In this episode, Jennifer Michael Hecht, author of Stay: A History of Suicide and the Philosophies Against It, speaks with Yale University Press Director John Donatich, about how we can forestall the rising tide of suicides in the United States and worldwide, combing through the history of suicide to recover the most powerful arguments against the irretrievable act.
Monthly Archives: April 2014
Tom Kizzia’s recent book, Pilgrim’s Wilderness, details the strange (but true) journey of the self-proclaimed Papa Pilgrim, who established his wife and fifteen children in America’s largest national park in south-central Alaska. In this podcast, Kizzia visits with Amy Mount, Yale F&ES ’14, about how the Pilgrims touched off one of the most-visible controversies between environmentalists, government officials and local land-rights advocates in a generation.
In this podcast Marissa Knodel, Yale F&ES ’15, visits with Mary Wood, faculty director of the nationally acclaimed Environmental and Natural Resources Law Program at the University of Oregon School of Law, about her recent book, Nature’s Trust: Environmental Law for a New Ecological Age. The book highlights flaws in current environmental law practices and offers transformational change based on the public trust doctrine. An ancient and enduring principle, the trust doctrine asserts public property rights to crucial resources. Its core logic compels government, as trustee, to protect natural inheritance such as air and water for all humanity.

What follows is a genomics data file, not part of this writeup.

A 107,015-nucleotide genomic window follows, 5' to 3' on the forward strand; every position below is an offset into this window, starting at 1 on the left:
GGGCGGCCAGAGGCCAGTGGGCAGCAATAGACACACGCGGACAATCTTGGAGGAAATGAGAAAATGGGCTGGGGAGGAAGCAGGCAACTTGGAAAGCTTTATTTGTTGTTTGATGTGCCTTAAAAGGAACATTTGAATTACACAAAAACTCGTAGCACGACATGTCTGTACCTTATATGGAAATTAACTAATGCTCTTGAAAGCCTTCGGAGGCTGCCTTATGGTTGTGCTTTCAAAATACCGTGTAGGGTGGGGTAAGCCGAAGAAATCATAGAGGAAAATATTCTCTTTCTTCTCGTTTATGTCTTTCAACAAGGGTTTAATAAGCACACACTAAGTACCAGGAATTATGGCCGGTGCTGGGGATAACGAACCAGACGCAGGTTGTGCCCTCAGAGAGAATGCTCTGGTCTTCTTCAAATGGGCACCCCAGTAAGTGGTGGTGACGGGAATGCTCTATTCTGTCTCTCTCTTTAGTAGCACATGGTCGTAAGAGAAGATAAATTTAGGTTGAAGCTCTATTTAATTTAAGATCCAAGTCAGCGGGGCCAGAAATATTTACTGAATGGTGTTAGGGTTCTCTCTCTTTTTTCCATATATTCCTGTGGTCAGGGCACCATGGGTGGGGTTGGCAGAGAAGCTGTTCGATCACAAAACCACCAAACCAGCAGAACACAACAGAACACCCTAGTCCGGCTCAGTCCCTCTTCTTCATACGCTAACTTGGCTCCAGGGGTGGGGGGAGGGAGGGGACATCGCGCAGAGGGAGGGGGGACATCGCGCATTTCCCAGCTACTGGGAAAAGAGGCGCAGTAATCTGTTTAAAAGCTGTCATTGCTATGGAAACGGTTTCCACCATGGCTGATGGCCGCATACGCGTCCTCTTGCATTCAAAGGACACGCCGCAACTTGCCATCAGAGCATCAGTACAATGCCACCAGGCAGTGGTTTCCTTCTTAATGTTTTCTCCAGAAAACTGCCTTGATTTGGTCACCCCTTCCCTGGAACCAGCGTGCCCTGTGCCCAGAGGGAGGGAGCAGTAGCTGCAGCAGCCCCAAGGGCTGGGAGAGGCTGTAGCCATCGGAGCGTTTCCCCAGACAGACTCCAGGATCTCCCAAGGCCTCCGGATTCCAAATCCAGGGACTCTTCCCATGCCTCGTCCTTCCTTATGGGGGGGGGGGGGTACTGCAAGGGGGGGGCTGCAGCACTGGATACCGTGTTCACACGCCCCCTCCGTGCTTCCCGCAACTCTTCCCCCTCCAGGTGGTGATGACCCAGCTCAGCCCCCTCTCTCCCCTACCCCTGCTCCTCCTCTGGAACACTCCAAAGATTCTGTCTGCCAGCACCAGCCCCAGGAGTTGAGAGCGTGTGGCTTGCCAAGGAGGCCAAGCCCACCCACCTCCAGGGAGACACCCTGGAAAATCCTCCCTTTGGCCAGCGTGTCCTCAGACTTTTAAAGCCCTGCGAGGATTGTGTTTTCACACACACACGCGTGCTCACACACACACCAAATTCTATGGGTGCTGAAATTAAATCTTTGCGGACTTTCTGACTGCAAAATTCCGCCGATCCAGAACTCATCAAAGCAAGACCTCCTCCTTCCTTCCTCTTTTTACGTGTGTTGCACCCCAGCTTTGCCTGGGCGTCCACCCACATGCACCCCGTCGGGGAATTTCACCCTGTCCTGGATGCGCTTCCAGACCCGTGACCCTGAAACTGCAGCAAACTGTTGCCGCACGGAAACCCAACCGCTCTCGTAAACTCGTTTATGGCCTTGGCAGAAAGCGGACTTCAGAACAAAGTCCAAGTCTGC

In this podcast, Yale Center for Environmental Law and Policy Associate Director Josh Galperin visits with former US Senate staffers Leon Billings and Tom Jorling about the policies and personalities that led to the first major environmental laws in the nation — and what the history of environmental lawmaking can tell us about the political stalemate we face today.
Min Ye, co-founder and COO of the Smorgas Chef Restaurant group, talks about transitioning from finance to food, about working ingredients from the group’s Blenheim Hill Farm into their dishes, and about staying profitable in a competitive industry without losing a grip on what’s important.
Chris Boswell, founder of the Rome Sustainable Food Project, talks about facilitating the cross-pollination of ideas from food leaders all over the world by encouraging them to come to the table and share meals and ideas with the Project in Rome. Boswell spoke to how the Project believes in the power and importance of improving the way institutions think about the food they serve, and about educating a new generation of people to keep that focus real and vital.